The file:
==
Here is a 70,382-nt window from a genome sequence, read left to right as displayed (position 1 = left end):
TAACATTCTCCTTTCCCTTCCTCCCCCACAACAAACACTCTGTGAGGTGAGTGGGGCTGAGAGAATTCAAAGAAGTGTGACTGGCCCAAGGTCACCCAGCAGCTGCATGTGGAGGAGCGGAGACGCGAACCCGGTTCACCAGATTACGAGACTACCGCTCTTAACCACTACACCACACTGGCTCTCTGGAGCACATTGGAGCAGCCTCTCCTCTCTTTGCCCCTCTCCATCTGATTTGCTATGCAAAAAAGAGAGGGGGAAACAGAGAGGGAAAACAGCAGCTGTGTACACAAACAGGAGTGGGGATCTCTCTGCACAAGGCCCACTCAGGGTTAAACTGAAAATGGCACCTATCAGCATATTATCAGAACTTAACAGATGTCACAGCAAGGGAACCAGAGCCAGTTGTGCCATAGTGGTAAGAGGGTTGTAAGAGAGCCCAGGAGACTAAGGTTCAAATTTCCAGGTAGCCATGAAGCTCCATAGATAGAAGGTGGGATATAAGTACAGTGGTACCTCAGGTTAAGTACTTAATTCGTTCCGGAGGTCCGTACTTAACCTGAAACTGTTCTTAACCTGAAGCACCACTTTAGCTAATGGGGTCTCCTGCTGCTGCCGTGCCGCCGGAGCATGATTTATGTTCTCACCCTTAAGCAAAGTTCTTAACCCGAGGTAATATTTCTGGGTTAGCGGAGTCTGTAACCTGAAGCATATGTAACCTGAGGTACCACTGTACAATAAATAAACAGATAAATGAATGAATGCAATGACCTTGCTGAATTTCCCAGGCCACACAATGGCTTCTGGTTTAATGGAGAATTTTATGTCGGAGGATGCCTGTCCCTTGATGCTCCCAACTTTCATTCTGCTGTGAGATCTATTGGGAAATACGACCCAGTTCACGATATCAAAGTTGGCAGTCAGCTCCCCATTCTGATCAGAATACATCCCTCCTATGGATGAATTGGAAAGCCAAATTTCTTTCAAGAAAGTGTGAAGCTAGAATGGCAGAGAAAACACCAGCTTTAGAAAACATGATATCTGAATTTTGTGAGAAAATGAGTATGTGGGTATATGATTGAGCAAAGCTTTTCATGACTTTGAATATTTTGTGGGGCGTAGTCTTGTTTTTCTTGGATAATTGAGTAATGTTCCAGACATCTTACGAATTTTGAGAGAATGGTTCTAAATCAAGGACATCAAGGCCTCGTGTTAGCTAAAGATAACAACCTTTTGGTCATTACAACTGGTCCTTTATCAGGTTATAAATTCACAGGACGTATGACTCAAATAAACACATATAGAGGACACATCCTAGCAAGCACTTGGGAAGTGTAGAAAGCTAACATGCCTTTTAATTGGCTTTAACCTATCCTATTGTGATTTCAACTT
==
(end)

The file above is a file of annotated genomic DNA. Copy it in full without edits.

Here is a 70,382-nt window from a genome sequence, read left to right as displayed (position 1 = left end):
TAACATTCTCCTTTCCCTTCCTCCCCCACAACAAACACTCTGTGAGGTGAGTGGGGCTGAGAGAATTCAAAGAAGTGTGACTGGCCCAAGGTCACCCAGCAGCTGCATGTGGAGGAGCGGAGACGCGAACCCGGTTCACCAGATTACGAGACTACCGCTCTTAACCACTACACCACACTGGCTCTCTGGAGCACATTGGAGCAGCCTCTCCTCTCTTTGCCCCTCTCCATCTGATTTGCTATGCAAAAAAGAGAGGGGGAAACAGAGAGGGAAAACAGCAGCTGTGTACACAAACAGGAGTGGGGATCTCTCTGCACAAGGCCCACTCAGGGTTAAACTGAAAATGGCACCTATCAGCATATTATCAGAACTTAACAGATGTCACAGCAAGGGAACCAGAGCCAGTTGTGCCATAGTGGTAAGAGGGTTGTAAGAGAGCCCAGGAGACTAAGGTTCAAATTTCCAGGTAGCCATGAAGCTCCATAGATAGAAGGTGGGATATAAGTACAGTGGTACCTCAGGTTAAGTACTTAATTCGTTCCGGAGGTCCGTACTTAACCTGAAACTGTTCTTAACCTGAAGCACCACTTTAGCTAATGGGGTCTCCTGCTGCTGCCGTGCCGCCGGAGCATGATTTATGTTCTCACCCTTAAGCAAAGTTCTTAACCCGAGGTAATATTTCTGGGTTAGCGGAGTCTGTAACCTGAAGCATATGTAACCTGAGGTACCACTGTACAATAAATAAACAGATAAATGAATGAATGCAATGACCTTGCTGAATTTCCCAGGCCACACAATGGCTTCTGGTTTAATGGAGAATTTTATGTCGGAGGATGCCTGTCCCTTGATGCTCCCAACTTTCATTCTGCTGTGAGATCTATTGGGAAATACGACCCAGTTCACGATATCAAAGTTGGCAGTCAGCTCCCCATTCTGATCAGAATACATCCCTCCTATGGATGAATTGGAAAGCCAAATTTCTTTCAAGAAAGTGTGAAGCTAGAATGGCAGAGAAAACACCAGCTTTAGAAAACATGATATCTGAATTTTGTGAGAAAATGAGTATGTGGGTATATGATTGAGCAAAGCTTTTCATGACTTTGAATATTTTGTGGGGCGTAGTCTTGTTTTTCTTGGATAATTGAGTAATGTTCCAGACATCTTACGAATTTTGAGAGAATGGTTCTAAATCAAGGACATCAAGGCCTCGTGTTAGCTAAAGATAACAACCTTTTGGTCATTACAACTGGTCCTTTATCAGGTTATAAATTCACAGGACGTATGACTCAAATAAACACATATAGAGGACACATCCTAGCAAGCACTTGGGAAGTGTAGAAAGCTAACATGCCTTTTAATTGGCTTTAACCTATCCTATTGTGATTTCAACTT